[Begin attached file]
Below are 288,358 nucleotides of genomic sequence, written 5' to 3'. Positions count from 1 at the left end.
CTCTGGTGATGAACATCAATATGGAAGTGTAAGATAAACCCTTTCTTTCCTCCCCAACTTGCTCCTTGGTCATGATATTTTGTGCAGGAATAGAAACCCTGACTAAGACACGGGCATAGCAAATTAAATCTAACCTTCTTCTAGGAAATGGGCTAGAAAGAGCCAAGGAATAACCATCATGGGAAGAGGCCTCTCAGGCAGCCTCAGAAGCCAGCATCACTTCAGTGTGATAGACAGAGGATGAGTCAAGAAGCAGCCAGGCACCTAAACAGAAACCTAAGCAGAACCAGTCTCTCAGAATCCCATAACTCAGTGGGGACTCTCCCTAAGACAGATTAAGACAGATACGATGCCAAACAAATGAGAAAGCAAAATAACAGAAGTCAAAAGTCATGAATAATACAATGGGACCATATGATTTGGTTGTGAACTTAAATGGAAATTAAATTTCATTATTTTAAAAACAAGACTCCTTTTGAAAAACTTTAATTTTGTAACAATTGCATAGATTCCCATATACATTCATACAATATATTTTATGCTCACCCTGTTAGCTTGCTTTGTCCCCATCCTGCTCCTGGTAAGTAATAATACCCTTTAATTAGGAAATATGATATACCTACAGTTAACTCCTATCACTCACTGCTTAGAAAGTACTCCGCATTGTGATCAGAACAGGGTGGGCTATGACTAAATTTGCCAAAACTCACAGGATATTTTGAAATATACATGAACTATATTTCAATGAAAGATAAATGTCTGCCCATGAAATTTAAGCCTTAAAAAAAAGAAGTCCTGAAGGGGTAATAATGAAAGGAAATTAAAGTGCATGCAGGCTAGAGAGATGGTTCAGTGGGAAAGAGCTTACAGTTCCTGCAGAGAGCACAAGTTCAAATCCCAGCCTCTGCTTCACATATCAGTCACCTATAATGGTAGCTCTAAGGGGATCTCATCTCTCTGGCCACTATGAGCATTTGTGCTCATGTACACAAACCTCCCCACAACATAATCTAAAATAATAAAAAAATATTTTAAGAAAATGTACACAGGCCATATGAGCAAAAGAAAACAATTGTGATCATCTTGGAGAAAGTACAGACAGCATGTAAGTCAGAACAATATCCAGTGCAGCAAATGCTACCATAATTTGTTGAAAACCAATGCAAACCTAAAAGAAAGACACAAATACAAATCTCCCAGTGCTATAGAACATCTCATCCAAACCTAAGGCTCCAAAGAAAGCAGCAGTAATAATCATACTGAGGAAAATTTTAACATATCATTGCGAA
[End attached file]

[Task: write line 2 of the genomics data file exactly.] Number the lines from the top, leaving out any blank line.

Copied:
CTCTGGTGATGAACATCAATATGGAAGTGTAAGATAAACCCTTTCTTTCCTCCCCAACTTGCTCCTTGGTCATGATATTTTGTGCAGGAATAGAAACCCTGACTAAGACACGGGCATAGCAAATTAAATCTAACCTTCTTCTAGGAAATGGGCTAGAAAGAGCCAAGGAATAACCATCATGGGAAGAGGCCTCTCAGGCAGCCTCAGAAGCCAGCATCACTTCAGTGTGATAGACAGAGGATGAGTCAAGAAGCAGCCAGGCACCTAAACAGAAACCTAAGCAGAACCAGTCTCTCAGAATCCCATAACTCAGTGGGGACTCTCCCTAAGACAGATTAAGACAGATACGATGCCAAACAAATGAGAAAGCAAAATAACAGAAGTCAAAAGTCATGAATAATACAATGGGACCATATGATTTGGTTGTGAACTTAAATGGAAATTAAATTTCATTATTTTAAAAACAAGACTCCTTTTGAAAAACTTTAATTTTGTAACAATTGCATAGATTCCCATATACATTCATACAATATATTTTATGCTCACCCTGTTAGCTTGCTTTGTCCCCATCCTGCTCCTGGTAAGTAATAATACCCTTTAATTAGGAAATATGATATACCTACAGTTAACTCCTATCACTCACTGCTTAGAAAGTACTCCGCATTGTGATCAGAACAGGGTGGGCTATGACTAAATTTGCCAAAACTCACAGGATATTTTGAAATATACATGAACTATATTTCAATGAAAGATAAATGTCTGCCCATGAAATTTAAGCCTTAAAAAAAAGAAGTCCTGAAGGGGTAATAATGAAAGGAAATTAAAGTGCATGCAGGCTAGAGAGATGGTTCAGTGGGAAAGAGCTTACAGTTCCTGCAGAGAGCACAAGTTCAAATCCCAGCCTCTGCTTCACATATCAGTCACCTATAATGGTAGCTCTAAGGGGATCTCATCTCTCTGGCCACTATGAGCATTTGTGCTCATGTACACAAACCTCCCCACAACATAATCTAAAATAATAAAAAAATATTTTAAGAAAATGTACACAGGCCATATGAGCAAAAGAAAACAATTGTGATCATCTTGGAGAAAGTACAGACAGCATGTAAGTCAGAACAATATCCAGTGCAGCAAATGCTACCATAATTTGTTGAAAACCAATGCAAACCTAAAAGAAAGACACAAATACAAATCTCCCAGTGCTATAGAACATCTCATCCAAACCTAAGGCTCCAAAGAAAGCAGCAGTAATAATCATACTGAGGAAAATTTTAACATATCATTGCGAA